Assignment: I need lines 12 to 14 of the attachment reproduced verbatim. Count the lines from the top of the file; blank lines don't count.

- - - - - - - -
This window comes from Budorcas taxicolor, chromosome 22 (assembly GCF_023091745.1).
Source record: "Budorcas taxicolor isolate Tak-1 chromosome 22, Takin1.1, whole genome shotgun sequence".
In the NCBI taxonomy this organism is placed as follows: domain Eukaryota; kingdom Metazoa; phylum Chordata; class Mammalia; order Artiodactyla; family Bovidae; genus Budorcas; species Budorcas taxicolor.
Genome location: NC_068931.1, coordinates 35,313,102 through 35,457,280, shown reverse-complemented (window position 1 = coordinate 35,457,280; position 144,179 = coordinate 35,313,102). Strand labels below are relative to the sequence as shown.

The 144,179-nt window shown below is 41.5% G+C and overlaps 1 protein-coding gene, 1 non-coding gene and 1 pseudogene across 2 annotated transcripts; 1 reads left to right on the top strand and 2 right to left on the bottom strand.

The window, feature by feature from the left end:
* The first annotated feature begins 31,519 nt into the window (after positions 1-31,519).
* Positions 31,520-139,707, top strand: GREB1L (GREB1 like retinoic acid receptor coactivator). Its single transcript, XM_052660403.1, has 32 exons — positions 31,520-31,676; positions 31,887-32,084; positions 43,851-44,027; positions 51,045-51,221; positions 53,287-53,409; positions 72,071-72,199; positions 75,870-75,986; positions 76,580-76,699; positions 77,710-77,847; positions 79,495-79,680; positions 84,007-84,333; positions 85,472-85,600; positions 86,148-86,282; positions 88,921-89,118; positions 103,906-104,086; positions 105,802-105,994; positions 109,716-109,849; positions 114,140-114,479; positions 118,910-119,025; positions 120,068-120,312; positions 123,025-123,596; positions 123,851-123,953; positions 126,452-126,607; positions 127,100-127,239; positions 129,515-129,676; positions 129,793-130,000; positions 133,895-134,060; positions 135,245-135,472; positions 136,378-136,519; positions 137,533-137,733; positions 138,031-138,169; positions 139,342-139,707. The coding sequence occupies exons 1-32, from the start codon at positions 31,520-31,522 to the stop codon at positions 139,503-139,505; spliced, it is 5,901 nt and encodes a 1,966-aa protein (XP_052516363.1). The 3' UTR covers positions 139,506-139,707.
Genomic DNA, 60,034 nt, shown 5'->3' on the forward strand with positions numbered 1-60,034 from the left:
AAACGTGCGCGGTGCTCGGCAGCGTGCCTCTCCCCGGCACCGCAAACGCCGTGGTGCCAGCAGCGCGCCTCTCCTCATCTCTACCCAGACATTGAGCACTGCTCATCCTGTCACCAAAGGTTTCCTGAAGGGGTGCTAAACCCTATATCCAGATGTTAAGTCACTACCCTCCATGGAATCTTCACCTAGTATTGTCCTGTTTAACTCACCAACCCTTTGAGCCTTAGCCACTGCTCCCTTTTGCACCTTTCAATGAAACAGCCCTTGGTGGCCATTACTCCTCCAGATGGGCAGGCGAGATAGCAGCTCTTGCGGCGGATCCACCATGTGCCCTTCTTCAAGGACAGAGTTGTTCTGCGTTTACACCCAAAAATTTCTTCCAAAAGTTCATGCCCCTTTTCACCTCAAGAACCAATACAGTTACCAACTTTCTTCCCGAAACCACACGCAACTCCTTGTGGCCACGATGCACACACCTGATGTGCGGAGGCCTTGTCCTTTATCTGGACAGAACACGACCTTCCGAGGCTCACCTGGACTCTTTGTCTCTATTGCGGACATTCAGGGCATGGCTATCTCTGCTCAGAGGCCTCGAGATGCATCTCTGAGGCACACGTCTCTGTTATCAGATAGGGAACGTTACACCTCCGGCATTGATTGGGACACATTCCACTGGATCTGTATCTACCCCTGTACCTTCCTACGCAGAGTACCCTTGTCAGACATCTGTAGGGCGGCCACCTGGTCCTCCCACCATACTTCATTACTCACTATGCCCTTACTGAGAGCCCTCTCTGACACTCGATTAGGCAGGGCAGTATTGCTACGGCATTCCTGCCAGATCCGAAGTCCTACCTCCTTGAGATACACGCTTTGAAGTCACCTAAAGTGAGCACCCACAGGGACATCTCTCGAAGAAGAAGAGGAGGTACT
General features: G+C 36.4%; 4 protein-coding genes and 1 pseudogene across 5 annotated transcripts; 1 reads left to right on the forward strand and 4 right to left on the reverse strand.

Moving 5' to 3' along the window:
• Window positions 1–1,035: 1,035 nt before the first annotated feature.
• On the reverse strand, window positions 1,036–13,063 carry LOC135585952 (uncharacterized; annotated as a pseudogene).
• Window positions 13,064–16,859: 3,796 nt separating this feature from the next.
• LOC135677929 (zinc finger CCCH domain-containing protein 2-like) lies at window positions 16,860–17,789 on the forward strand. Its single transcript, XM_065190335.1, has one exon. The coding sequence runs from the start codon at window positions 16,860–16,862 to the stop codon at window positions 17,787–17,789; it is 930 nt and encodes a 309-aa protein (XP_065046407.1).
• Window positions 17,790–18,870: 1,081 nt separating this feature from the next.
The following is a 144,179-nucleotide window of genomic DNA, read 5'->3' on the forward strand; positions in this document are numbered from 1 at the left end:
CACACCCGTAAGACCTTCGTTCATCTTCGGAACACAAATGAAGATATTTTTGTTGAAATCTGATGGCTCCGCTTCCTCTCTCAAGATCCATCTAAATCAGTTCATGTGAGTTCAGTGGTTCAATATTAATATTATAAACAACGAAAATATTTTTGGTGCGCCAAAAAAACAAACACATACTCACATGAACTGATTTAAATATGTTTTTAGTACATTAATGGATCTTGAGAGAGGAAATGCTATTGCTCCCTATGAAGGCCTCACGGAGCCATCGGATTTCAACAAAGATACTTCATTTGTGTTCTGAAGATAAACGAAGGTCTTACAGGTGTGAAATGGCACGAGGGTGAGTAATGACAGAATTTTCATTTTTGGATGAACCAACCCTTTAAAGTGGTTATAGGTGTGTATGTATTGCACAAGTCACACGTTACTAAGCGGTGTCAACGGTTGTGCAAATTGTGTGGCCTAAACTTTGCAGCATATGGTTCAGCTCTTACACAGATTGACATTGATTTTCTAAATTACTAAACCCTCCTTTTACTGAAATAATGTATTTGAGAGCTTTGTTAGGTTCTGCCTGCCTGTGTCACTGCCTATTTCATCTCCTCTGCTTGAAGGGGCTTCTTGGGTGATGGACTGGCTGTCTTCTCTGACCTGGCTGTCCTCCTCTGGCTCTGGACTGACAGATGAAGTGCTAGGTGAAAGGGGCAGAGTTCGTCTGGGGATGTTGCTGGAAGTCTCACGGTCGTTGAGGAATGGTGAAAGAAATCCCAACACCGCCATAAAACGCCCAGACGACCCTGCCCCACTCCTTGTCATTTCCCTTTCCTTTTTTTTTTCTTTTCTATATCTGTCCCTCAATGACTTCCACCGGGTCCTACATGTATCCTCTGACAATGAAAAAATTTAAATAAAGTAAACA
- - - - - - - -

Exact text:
Moving 5' to 3' along the window:
• Window positions 1–1,035: 1,035 nt before the first annotated feature.
• On the reverse strand, window positions 1,036–13,063 carry LOC135585952 (uncharacterized; annotated as a pseudogene).